Lack of Business-Friendly Options. If you need the ability to schedule faxes to be sent in advance, or detailed delivery confirmation logs, or sending fax broadcasts (something similar to an email blast, but in fax format) you will find you cannot do this with free fax services. Your only option will be to use a paid service.
Mixing Voice and Fax Transmission. Free services will often use the same carrier lines to transmit both voice calls as well as fax transmission, especially if they are selling/offering telephone call solutions to businesses. This can "clog up" and cause a bottleneck, causing you delays when you fax. A professional-level online faxing service, on the other hand, will operate a fax-only infrastructure which is much more efficient.
Non-Existent Customer Support. When faxing, sometimes there are transmission failures. Or the quality of the received documents may need adjustment. Whatever the issue, if your business depends - really depends - on a smooth faxing operation, you need customer support. Typical free fax services do not offer any support - or the support they offer may be limited in scope (what issues they will help you with) or timeliness of reply (i.e., you send an email or form inquiry and WAIT). Instead, you need to locate a fax provider that offers live customer support. And for businesses operating in the U.S., customer support based there, not overseas, can be a critical factor in getting issues resolved quickly and completely.
Lack of HIPPA Compliance. If your business requires handling the financial information of others, or medical records, or government documents, free faxing is definitely out of the question. Why? Because these businesses, like banking, accounting, hospital, clinic, doctor's offices, tax preparation services, attorneys and the like are required by the HIPPA law to maintain the security and privacy of all the information they handle.
This includes both the transmission and storage of information of information. This means that your service must provide secure online faxing during transmission (encrypted transmission) and secure storage of any data that is retained in the cloud. With a free service, on the other hand, you have no checks in place to make sure that customer/user data confidentiality is being observed. And failure to comply with HIPPA regulations, when your business is required to, can get you into big trouble with governmental agencies.
Ideally, you should look for a paid fax service provider that provides AES 256-bit encryption and uses the TLS 1.2 protocol during actual data transmission. It should also be able to provide documentation that it is in regulatory compliance with HIPPA, GLBA and SOX regulations.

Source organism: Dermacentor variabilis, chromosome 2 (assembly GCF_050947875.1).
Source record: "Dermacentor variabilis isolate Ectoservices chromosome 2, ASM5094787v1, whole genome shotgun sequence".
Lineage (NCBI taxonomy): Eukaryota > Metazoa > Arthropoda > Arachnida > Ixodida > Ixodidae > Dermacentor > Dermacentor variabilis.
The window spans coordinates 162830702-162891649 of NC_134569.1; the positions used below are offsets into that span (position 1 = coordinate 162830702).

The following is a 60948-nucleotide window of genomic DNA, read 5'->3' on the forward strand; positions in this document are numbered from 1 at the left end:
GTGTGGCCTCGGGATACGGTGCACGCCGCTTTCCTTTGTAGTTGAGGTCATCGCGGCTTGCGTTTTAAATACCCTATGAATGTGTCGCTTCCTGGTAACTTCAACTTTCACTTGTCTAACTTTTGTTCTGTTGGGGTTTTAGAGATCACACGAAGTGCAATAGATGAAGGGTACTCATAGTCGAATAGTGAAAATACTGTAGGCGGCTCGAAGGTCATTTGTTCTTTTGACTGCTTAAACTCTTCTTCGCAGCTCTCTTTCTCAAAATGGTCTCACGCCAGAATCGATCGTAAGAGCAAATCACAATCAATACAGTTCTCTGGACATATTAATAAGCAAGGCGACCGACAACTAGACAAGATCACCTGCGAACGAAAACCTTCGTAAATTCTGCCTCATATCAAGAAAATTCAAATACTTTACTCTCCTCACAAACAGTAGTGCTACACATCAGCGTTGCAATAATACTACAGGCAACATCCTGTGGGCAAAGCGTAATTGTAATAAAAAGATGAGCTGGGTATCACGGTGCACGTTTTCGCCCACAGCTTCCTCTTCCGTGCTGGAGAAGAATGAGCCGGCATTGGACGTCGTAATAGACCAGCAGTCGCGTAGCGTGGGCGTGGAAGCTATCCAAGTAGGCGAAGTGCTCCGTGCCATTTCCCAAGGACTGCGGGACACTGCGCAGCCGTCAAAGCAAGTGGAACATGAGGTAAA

High Fax Transmission Failure Rates. As noted above, most free services (and some paid ones) will mix phone calling and fax transmissions, and in addition may route all of this traffic through one carrier. If that carrier service should go down faxing will not be possible. Better paid fax service providers will use a network with built in redundancies/backup routing to maintain integrity and to ensure that your fax actually gets delivered.
Lack of Integration Options. Free faxing services typically offer only one or two options for sending faxes, for example sending an email to a phone number or special email account. Paid fax services, on the other hand, will offer you different ways to handle your faxing. You will of course have the email option. But they may offer an online portal or even a smartphone app.
Professional-level paid faxing services may also offer you API (Application Programming Interface) connectivity, which allows your existing in-house software/systems to connect and communicate directly with the faxing service. With an API option, your staff can continue to use the same faxing systems that they become comfortable with, meaning little or no time will be wasted in training them on a new system.
In summary, if you need to:
Then a paid, secure online fax service provider is your best option, rather than a free service where your options are limited, are impractical to scale, and where security and government regulation compliance is sketchy at best. Choose wisely!